Sharing our expertise –
Delivering actionable insights in the field of finance.
The Chair of Financial Accounting focuses its research and teaching activities on the areas of financial accounting, corporate finance, and private equity. In particular, our research addresses the following topics:
- Income Smoothing
- Financial Analysis
- Executive Compensation
- Corporate Governance
- Bank Investment Strategy
- Insider Trading
The Chair is part of the WHU Financial Accounting & Tax Center (FAccT).
Recent research and articles –
Selected publications of Professor Dr. Garen Markarian.
Oil Prices, Earnings, and Stock Returns.
Prior research has failed to document a consistent association between oil prices and stock prices. We propose and examine whether that failure is due to the need to link oil price changes to firm-level changes in earnings and investments. We find that the impact of oil prices on a firm’s earnings and investments varies significantly by industry and by whether the firm is an oil producer or oil consumer. Nevertheless, firm fixed effects explain more than ten times the variation between oil prices and firm performance/investments than industry and time fixed effects combined, indicating that aggregation by industry and time can mask the unique impact of oil prices on an individual firm’s earnings and investments. We also find that investors react more strongly to oil-related earnings than non-oil-related earnings, particularly for oil consumers. Investor reaction to oil-related earnings also spills over to the stock prices of industry peers. By providing a firm-level mapping of the impact of oil prices on performance/ investments and stock prices, our paper extends prior studies that examine the impact of oil prices on the aggregate economy and stock markets.
Corporate Investment and Earnings Surprises.
We find that firm-level investment is negatively related to the likelihood of meeting or beating analysts’ short-term EPS forecasts. In a 35-year panel dataset of US based companies, we find evidence that suggests firms with the best growth opportunities, opaque firms, and firms with higher than usual bonus compensation, are the ones to alter investment in order to beat benchmarks. Utilizing the passage of Sarbanes-Oxley as a natural experiment we find that firms trade off accruals-based earnings management in lieu of investment cuts. Results are robust to a number of covariates, and endogeneity or reverse causality does not seem to drive our inferences. This study suggests that, consistent with survey results from Graham, Harvey, and Rajgopal [2005. “The Economic Implications of Corporate Financial Reporting.” Journal of Accounting and Economics 40: 3–73], managers may reduce or delay corporate investment to meet or beat short-term earnings benchmarks.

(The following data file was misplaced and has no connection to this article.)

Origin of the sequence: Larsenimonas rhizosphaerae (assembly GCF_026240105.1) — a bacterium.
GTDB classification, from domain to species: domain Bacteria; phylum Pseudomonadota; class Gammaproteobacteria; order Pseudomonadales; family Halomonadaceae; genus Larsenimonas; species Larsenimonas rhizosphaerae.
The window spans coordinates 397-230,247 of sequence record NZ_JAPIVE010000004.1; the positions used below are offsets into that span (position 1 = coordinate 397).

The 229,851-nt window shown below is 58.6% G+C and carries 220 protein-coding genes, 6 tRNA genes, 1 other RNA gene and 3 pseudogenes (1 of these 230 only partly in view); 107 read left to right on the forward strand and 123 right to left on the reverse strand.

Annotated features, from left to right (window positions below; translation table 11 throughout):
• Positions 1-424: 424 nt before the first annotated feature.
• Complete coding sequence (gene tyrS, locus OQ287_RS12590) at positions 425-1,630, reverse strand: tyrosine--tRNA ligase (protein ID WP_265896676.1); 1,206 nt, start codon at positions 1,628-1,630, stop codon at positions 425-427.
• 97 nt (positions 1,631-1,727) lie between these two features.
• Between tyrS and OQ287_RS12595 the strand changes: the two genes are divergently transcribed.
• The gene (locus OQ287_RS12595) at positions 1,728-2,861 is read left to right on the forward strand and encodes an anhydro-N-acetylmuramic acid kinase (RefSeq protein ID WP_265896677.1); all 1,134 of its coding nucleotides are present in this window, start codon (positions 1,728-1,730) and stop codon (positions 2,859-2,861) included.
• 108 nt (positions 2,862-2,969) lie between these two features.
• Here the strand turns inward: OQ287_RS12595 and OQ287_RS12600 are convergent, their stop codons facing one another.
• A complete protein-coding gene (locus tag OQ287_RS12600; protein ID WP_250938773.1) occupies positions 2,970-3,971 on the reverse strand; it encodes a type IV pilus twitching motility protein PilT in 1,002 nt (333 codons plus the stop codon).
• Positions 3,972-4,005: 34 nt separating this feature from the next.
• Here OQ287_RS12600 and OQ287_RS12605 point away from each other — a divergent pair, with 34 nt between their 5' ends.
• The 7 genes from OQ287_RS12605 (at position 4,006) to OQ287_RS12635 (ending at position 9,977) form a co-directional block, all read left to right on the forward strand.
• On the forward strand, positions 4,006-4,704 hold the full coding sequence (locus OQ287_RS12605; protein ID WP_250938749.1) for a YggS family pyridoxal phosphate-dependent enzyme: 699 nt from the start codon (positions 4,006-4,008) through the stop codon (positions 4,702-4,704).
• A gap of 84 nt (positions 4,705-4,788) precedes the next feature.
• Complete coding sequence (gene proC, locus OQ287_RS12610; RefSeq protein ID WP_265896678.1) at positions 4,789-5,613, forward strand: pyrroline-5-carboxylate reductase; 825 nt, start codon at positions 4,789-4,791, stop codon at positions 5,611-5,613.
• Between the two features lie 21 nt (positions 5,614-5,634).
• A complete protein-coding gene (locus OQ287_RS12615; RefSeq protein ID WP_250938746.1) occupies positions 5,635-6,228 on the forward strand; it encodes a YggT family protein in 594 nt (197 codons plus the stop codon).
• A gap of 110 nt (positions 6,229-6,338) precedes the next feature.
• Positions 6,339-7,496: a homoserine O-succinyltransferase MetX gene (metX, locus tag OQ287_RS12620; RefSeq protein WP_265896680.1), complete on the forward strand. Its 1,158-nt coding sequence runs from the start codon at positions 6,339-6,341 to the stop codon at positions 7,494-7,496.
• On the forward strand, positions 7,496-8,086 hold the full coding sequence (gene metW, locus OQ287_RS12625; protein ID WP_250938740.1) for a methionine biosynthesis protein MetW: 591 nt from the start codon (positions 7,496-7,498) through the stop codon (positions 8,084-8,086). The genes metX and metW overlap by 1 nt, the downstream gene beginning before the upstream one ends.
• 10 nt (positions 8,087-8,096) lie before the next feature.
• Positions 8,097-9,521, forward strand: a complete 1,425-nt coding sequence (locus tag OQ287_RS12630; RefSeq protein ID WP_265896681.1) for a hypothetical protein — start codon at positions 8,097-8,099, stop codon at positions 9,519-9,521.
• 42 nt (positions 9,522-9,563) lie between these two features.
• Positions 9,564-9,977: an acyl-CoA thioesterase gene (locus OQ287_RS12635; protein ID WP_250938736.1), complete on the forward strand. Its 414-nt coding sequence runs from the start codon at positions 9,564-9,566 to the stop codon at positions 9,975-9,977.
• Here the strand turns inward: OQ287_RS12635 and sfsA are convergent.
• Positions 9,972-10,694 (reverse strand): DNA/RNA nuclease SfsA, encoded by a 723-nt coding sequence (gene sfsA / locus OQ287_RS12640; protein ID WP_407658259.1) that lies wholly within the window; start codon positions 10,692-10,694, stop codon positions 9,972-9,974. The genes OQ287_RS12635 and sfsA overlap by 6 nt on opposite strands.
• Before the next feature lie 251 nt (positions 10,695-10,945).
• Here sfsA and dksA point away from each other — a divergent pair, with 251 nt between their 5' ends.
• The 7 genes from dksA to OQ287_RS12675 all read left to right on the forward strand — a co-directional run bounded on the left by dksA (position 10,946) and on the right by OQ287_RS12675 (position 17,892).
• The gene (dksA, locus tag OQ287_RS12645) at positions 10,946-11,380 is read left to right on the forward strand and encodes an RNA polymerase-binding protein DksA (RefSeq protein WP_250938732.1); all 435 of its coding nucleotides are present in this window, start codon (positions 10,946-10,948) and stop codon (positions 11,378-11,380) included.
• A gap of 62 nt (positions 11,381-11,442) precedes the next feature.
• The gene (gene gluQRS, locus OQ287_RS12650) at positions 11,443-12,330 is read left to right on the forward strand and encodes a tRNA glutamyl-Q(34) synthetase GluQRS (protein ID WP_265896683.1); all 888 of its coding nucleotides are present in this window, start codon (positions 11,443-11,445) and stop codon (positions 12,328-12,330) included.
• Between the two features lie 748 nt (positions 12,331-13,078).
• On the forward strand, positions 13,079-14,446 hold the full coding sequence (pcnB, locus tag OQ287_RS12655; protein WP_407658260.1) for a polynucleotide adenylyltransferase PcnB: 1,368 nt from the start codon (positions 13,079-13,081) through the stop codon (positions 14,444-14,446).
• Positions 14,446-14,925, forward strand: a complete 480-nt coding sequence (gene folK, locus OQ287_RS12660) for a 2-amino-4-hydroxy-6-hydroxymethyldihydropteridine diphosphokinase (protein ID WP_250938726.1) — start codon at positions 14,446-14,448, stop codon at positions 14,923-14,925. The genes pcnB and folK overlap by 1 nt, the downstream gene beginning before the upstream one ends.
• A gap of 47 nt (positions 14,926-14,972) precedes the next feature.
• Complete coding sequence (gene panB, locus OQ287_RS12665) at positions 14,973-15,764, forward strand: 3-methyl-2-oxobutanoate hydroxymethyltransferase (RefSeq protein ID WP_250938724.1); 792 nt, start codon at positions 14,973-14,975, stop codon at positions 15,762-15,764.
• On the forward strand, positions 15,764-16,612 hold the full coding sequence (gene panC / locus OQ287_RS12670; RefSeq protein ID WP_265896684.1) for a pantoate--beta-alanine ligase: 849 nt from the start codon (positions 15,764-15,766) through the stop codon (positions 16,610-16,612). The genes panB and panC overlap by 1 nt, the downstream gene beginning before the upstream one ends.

Investment Horizon, Risk, and Compensation in the Banking Industry.
This paper examines the relation between the investment horizon of banks and their CEO compensation, and its consequences for risk and performance. We find that banks with short-term investment intensity pay more cash bonus, exhibit higher risk and perform more poorly than banks with longer-term investment intensity. This evidence is broadly consistent with the view that short-term means of compensation encouraged a short-term investment focus, which in turn led to both higher risk and resulted in poorer performance, culminating in the sub-prime crisis. The inverse risk-performance relation suggests pay schemes were incongruent with shareholders’ interest. Moreover, pay arrangements used in banks prior to the subprime crisis exposed banks to the ex-post settling up problem (the clawback problem).
Managerial Risk Taking Incentives and Income Smoothing.
Inside Agency: The Rise And Fall Of Nortel.
By employing the theoretical template provided by agency theory, this paper contributes a detailed clinical analysis of a large multinational Canada-headquartered telecommunications company, Nortel. Our analysis reveals a 21st century norm of usual suspects: a CEO whose compensation is well above those of his peers, a dysfunctional board of directors, acts of income smoothing to preserve the confidence of volatile investors, and revelations of financial irregularities followed by a downfall. In many ways, the spectacular rise and - sudden - fall of Nortel illustrate excesses of actors within, and contradictions of the system of corporate governance implied by the agency model. Furthermore, this case illustrates limitations of the agency framework in complex situations with short-term oriented investors.
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FAccT – Sharing insights into financial business practices.
The WHU Financial Accounting and Tax Center (FAccT) is dedicated to generating and disseminating scientific knowledge about the economic consequences of financial accounting and taxation. Our research and teaching is supplemented with guest lectures by practitioners to give students different perspectives and novel insights into business practice. Interested?